We will die out here: patients left stranded as strike rages in Zimbabwe
Writhing in pain, Owen Togara sits uncomfortably in a wheelchair clutching his bleeding leg at Parirenyatwa Hospital in Harare.
Togara was involved in a near fatal accident in Shurugwi on Monday on their way from a funeral, with half a dozen relatives on board a kombi.
Of the six on board, Togara, his young brother whose thigh was ripped off in the accident and his uncle were injured.
With nurses and doctors on strike, the family was left stranded at Parirenyatwa where they had visited to seek medical attention.
Arriving at the hospital at midnight on Monday, Togara and his family was dismayed to hear that no one was willing to attend to them.
“We had to beg those on duty to admit my brother who suffered a bad injury on his thigh. He is inside but they haven’t attended to him. He was crying all night, we did not know what to do,” Togara mourns.
As he recounts their heart wrenching ordeal, a relative listening carefully weighs in.
“We are stranded here and had to sleep in the kombi. There was blood all over because the wounds are still fresh. This is disheartening. The strike has really affected some of us who depend on the public health system for help,” the relative said.
The family is contemplating seeking medical attention at Karanda Mission Hospital, after hearing that nurse were still working in areas outside cities.
His uncle, Tobias Shavane 65 is sitting under a tree with a broken arm. They have used cardboard to support the arm.
“I slept here but no one is attending to me. The nurses and doctors say they should be paid more money before they can treat me,” lamented Shavane.
A dirty bandage served as a sling for his arm while his swollen hand was strapped to a blood-stained piece of a cardboard box.
He is visibly in pain and requires urgent medical attention.
“I am in pain but there is nothing I can do. They say the nurses are on strike, so we just must look for help elsewhere. This strike is affecting us,” Shavane said.
Shavane is among thousands of patients stuck following health workers’ strike around the country.
Medical staff at the country’s public health facilities went on strike after refusing a below inflation salary increase offered by government last week.
Desperate patients sat in the hospital parking lot or on the hospital grounds with little hope of getting help.
When the The NewsReportLive spoke to Miriam Matembo, she was contemplating visiting a prophet to get help.
“They told me my situation is not an emergency. I have nowhere else to go because I can’t afford to go to a private hospital,” said Miriam Matembo, who brought her 11-year-old daughter who was suffering from stomach pains. The girl lay on ground, visibly in pain. “I may just have to return home with her or visit a prophet.”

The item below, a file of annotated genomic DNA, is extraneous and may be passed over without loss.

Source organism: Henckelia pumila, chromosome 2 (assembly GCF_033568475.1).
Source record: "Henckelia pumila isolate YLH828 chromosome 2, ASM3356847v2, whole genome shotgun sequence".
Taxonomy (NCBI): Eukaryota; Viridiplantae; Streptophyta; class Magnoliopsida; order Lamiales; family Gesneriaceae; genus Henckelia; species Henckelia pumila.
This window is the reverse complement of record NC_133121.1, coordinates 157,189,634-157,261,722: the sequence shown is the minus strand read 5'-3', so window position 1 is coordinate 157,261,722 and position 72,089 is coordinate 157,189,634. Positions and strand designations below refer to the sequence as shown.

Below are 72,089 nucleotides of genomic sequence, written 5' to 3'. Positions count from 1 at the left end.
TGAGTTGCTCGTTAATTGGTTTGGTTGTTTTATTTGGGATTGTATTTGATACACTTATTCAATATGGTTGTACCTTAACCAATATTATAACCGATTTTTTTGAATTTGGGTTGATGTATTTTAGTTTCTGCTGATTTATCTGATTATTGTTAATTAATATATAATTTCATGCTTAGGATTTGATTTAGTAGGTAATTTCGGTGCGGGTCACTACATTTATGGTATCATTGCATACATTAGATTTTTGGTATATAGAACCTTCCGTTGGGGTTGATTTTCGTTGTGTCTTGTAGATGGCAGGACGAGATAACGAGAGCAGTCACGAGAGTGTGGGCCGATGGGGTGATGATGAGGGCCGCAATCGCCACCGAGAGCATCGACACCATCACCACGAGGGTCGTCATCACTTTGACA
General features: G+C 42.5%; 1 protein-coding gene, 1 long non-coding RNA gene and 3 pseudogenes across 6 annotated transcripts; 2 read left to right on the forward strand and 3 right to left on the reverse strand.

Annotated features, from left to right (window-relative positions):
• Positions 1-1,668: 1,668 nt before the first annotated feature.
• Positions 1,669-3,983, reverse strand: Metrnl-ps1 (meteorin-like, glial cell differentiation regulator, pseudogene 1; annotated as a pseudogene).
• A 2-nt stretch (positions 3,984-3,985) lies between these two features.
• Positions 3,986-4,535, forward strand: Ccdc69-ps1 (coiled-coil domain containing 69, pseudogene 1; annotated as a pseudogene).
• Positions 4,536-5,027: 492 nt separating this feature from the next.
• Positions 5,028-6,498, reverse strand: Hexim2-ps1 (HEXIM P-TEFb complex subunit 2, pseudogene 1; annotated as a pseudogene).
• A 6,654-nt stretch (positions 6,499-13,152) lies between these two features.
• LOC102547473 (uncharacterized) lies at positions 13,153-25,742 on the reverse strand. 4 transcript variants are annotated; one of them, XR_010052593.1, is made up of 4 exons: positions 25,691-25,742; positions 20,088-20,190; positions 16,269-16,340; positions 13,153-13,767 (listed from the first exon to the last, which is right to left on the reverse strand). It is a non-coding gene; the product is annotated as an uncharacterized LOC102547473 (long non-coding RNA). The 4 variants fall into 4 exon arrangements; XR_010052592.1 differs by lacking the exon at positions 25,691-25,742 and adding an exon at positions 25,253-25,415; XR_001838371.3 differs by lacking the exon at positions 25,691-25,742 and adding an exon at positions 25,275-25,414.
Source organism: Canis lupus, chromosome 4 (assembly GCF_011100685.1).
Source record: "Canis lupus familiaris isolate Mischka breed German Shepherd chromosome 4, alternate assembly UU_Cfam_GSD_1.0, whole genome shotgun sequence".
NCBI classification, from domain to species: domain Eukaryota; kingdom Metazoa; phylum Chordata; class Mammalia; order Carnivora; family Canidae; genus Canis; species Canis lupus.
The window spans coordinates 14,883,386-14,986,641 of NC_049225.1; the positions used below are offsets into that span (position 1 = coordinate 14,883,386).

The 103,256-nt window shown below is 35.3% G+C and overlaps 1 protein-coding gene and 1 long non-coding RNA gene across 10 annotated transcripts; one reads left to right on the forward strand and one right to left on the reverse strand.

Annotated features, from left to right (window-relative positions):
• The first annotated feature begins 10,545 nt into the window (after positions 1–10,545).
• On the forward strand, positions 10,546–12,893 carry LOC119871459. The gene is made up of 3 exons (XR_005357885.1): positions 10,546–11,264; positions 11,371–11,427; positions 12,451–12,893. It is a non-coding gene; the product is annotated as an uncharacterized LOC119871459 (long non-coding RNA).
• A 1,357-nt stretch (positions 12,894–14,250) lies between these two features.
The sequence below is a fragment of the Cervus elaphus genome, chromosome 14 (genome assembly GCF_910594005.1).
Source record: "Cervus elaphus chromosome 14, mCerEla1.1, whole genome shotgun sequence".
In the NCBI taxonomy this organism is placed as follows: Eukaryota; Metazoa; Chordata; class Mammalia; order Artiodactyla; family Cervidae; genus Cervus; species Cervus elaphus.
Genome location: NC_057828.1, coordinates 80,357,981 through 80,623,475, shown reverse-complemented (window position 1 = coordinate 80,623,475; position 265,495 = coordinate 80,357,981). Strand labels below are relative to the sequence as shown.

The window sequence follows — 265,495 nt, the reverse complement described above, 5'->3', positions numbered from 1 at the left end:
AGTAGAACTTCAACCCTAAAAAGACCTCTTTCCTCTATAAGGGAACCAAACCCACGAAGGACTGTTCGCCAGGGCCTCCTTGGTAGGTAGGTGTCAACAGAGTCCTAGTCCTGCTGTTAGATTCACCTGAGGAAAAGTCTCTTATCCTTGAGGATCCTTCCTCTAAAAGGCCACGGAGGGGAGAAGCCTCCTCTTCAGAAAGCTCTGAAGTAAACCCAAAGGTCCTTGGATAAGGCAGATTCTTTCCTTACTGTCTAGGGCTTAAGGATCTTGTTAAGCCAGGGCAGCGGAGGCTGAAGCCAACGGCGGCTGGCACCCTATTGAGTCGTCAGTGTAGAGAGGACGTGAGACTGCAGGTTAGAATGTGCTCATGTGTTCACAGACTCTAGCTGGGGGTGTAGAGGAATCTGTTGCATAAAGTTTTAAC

Most of the nurses who received $ZW20 000 last week, protested poor pay to force government to act.
With government refusing to give in, maintaining that they will not pay salaries in US dollars, nurses and doctors say they will continue to press their demand for better pay as the local currency slumps.
While nurses and doctors protested in a courtyard at Parirenyatwa Hospital, patients lay helplessly on patched grass and under trees.
Those who arrived at the hospital at midnight on Monday had not been attended to by Tuesday afternoon with many being turned away,
The government and health workers are at an impasse after inflation jumped to 131.7% in May, a grim echo of the hyperinflation that wiped out people’s savings a decade ago.
Now a week-old Zimbabwe Nurses Association leader, Enock Dongo said patients were feeling pinch of the strike.
“Patients are stranded. It is an urgent issue which we call upon the President to urgently address,” Dongo said.
Dongo said the Health Services Board had also refused to meet health workers for the past 14 months.
He added that people will die because of the Health Services Board’s arrogance.
““If you look at the number of the health workers outside, and the brain drain that has happened over the past months, it means we are already short staffed. To have this large number of health workers outside, we know that there is a disaster in there. We call urgently a dialogue with government. This should not go for 24 hours then we are going to lose lives. It is not good for out country,” Dongo said.
Health workers are demanding US$540 a month, the pay they used to receive in 2018 before the local currency slumped.
“Government is currently seized with the issue of addressing remuneration gaps affecting the entire civil service. Already a 100% pay rise has been effected across the board on top of the $175 covid allowance,” Information deputy Minister, Kindness Paradza said.
President Emmerson Mnangagwa, who took over from long-time leader Robert Mugabe in a 2017 coup, has struggled to end an economic crisis that started under his predecessor.